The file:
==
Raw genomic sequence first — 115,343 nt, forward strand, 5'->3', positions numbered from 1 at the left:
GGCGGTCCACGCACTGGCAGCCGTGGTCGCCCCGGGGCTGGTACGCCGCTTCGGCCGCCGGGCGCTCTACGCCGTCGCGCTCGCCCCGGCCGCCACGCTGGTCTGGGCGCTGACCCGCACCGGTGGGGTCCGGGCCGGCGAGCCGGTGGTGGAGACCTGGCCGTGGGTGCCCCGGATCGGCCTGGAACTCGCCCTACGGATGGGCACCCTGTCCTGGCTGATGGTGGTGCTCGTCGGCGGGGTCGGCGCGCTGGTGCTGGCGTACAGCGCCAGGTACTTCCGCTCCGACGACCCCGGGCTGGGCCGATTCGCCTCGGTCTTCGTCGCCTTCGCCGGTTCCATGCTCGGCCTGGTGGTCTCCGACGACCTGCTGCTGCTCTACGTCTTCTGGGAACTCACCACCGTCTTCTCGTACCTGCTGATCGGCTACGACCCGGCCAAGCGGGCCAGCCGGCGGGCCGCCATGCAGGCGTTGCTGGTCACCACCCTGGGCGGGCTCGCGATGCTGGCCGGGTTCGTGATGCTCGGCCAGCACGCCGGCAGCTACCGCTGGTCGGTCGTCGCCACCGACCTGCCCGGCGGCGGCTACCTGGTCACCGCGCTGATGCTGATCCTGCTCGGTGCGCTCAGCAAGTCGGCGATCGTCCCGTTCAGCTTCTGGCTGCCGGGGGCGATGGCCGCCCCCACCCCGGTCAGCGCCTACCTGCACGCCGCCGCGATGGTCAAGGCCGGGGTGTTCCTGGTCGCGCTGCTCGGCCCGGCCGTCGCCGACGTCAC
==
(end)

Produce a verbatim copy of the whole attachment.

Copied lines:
Raw genomic sequence first — 115,343 nt, forward strand, 5'->3', positions numbered from 1 at the left:
GGCGGTCCACGCACTGGCAGCCGTGGTCGCCCCGGGGCTGGTACGCCGCTTCGGCCGCCGGGCGCTCTACGCCGTCGCGCTCGCCCCGGCCGCCACGCTGGTCTGGGCGCTGACCCGCACCGGTGGGGTCCGGGCCGGCGAGCCGGTGGTGGAGACCTGGCCGTGGGTGCCCCGGATCGGCCTGGAACTCGCCCTACGGATGGGCACCCTGTCCTGGCTGATGGTGGTGCTCGTCGGCGGGGTCGGCGCGCTGGTGCTGGCGTACAGCGCCAGGTACTTCCGCTCCGACGACCCCGGGCTGGGCCGATTCGCCTCGGTCTTCGTCGCCTTCGCCGGTTCCATGCTCGGCCTGGTGGTCTCCGACGACCTGCTGCTGCTCTACGTCTTCTGGGAACTCACCACCGTCTTCTCGTACCTGCTGATCGGCTACGACCCGGCCAAGCGGGCCAGCCGGCGGGCCGCCATGCAGGCGTTGCTGGTCACCACCCTGGGCGGGCTCGCGATGCTGGCCGGGTTCGTGATGCTCGGCCAGCACGCCGGCAGCTACCGCTGGTCGGTCGTCGCCACCGACCTGCCCGGCGGCGGCTACCTGGTCACCGCGCTGATGCTGATCCTGCTCGGTGCGCTCAGCAAGTCGGCGATCGTCCCGTTCAGCTTCTGGCTGCCGGGGGCGATGGCCGCCCCCACCCCGGTCAGCGCCTACCTGCACGCCGCCGCGATGGTCAAGGCCGGGGTGTTCCTGGTCGCGCTGCTCGGCCCGGCCGTCGCCGACGTCAC